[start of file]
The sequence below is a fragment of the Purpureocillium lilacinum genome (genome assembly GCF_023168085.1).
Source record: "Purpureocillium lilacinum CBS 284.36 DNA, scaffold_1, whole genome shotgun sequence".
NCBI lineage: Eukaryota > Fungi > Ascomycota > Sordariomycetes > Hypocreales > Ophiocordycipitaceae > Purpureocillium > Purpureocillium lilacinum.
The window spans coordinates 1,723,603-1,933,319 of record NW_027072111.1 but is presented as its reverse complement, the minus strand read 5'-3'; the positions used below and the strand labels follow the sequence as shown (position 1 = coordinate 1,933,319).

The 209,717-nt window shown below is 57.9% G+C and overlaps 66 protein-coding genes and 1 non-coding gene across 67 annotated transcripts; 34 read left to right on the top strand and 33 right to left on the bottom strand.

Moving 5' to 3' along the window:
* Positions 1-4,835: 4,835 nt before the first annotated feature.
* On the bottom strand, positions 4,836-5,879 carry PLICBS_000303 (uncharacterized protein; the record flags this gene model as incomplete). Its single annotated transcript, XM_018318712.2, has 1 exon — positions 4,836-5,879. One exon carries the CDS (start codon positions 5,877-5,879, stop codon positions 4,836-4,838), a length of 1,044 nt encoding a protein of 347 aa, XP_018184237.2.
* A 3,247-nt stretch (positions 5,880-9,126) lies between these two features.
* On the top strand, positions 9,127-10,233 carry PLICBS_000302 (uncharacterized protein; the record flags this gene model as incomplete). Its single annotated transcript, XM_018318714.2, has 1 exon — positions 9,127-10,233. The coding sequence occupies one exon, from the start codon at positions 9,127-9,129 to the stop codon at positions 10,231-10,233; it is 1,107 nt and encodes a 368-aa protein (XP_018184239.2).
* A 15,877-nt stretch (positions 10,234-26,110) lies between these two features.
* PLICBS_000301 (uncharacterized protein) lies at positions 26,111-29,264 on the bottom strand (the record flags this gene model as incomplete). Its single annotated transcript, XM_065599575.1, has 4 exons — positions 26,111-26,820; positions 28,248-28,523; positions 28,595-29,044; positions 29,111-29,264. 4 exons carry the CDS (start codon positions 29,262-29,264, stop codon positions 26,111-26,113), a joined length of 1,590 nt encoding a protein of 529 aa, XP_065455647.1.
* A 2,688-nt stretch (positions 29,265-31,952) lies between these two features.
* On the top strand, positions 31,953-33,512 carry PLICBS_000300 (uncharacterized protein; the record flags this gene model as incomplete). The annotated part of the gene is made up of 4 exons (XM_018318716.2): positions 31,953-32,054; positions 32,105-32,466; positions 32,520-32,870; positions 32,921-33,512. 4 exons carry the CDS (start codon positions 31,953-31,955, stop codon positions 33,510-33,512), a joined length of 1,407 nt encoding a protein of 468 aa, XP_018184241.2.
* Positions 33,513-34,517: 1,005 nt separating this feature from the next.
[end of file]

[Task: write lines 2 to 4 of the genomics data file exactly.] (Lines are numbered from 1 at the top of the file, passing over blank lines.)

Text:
Source record: "Purpureocillium lilacinum CBS 284.36 DNA, scaffold_1, whole genome shotgun sequence".
NCBI lineage: Eukaryota > Fungi > Ascomycota > Sordariomycetes > Hypocreales > Ophiocordycipitaceae > Purpureocillium > Purpureocillium lilacinum.
The window spans coordinates 1,723,603-1,933,319 of record NW_027072111.1 but is presented as its reverse complement, the minus strand read 5'-3'; the positions used below and the strand labels follow the sequence as shown (position 1 = coordinate 1,933,319).